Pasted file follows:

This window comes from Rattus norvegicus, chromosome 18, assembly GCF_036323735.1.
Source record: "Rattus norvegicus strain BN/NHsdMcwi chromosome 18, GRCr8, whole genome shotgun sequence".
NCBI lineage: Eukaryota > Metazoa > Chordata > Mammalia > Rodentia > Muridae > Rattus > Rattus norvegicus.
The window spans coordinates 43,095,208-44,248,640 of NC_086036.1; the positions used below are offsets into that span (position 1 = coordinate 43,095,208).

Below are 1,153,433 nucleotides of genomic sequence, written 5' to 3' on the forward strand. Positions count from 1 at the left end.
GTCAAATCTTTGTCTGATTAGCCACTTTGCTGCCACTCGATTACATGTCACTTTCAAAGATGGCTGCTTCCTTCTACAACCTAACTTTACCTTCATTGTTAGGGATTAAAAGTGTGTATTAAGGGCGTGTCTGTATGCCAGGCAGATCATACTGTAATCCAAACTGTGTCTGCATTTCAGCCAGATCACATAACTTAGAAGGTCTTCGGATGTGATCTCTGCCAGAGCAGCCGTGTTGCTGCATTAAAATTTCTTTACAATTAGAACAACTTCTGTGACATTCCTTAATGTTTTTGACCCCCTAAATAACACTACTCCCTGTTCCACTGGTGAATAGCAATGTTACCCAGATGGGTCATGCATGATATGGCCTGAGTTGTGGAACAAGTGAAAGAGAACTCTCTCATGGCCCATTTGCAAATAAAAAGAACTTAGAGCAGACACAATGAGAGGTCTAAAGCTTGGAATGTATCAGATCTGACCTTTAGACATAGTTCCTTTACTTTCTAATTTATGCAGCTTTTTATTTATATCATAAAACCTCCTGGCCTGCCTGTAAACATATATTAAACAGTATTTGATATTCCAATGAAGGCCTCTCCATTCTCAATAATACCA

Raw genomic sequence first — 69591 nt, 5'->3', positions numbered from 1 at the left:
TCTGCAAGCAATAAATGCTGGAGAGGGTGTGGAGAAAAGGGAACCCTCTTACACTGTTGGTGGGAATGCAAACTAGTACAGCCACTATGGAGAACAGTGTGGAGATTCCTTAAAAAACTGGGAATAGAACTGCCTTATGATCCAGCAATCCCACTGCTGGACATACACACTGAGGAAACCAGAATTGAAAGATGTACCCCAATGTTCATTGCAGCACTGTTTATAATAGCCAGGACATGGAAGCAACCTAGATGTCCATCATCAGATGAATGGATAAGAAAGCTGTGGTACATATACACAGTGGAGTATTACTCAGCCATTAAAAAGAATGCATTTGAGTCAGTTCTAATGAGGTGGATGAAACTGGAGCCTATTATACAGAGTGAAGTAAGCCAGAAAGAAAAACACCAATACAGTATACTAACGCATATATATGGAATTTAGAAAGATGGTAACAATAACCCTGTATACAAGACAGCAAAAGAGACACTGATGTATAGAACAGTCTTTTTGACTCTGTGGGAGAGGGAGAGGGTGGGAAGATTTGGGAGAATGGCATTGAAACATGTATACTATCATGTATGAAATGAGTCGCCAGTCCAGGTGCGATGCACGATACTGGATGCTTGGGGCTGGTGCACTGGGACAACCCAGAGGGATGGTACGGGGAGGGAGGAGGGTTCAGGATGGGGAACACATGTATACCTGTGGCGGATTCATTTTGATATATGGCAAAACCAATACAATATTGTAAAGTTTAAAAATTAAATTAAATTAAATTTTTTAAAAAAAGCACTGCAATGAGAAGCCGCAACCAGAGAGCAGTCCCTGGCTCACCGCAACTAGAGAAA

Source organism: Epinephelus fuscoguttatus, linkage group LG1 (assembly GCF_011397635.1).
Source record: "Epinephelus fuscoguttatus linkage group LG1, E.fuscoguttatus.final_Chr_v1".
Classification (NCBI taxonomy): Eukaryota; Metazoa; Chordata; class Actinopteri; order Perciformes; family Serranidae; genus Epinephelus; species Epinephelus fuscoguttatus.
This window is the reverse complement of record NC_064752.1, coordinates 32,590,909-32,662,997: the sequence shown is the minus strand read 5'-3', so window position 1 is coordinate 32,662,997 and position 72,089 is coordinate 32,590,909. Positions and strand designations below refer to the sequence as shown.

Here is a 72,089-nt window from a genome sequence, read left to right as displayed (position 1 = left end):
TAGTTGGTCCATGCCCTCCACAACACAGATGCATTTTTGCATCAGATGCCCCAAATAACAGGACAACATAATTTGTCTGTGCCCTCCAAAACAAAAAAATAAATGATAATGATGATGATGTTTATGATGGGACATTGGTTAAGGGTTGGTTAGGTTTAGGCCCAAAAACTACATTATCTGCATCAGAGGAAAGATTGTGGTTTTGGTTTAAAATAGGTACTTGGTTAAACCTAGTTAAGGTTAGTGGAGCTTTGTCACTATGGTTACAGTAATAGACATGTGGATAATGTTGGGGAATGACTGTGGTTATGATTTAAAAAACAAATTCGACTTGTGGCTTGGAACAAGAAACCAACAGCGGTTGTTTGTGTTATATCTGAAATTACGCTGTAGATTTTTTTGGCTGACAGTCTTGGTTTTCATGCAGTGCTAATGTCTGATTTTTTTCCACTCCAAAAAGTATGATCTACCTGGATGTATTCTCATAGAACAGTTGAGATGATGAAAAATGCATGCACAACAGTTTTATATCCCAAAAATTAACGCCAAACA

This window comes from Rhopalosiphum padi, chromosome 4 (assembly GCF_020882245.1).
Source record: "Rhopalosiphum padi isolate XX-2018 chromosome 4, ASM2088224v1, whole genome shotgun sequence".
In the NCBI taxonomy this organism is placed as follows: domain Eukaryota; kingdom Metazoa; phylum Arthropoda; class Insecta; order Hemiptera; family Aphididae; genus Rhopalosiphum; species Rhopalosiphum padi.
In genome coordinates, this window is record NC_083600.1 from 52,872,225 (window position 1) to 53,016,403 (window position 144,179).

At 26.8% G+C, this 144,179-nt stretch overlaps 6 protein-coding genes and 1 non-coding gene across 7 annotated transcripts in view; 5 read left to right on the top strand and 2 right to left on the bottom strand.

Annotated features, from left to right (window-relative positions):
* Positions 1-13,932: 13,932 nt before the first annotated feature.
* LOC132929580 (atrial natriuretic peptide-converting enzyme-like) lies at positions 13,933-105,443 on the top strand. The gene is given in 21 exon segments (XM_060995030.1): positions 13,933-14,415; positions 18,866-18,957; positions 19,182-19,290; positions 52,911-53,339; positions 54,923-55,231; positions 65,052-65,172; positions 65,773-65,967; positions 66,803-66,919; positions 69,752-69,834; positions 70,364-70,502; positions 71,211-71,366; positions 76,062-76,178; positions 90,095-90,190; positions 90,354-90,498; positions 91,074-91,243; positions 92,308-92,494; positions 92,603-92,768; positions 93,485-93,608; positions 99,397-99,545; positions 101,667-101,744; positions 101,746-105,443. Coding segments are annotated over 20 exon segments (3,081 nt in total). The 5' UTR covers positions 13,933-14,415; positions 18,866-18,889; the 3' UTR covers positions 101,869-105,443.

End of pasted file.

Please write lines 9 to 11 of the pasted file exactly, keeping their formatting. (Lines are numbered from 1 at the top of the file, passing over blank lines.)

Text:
Source organism: Epinephelus fuscoguttatus, linkage group LG1 (assembly GCF_011397635.1).
Source record: "Epinephelus fuscoguttatus linkage group LG1, E.fuscoguttatus.final_Chr_v1".
Classification (NCBI taxonomy): Eukaryota; Metazoa; Chordata; class Actinopteri; order Perciformes; family Serranidae; genus Epinephelus; species Epinephelus fuscoguttatus.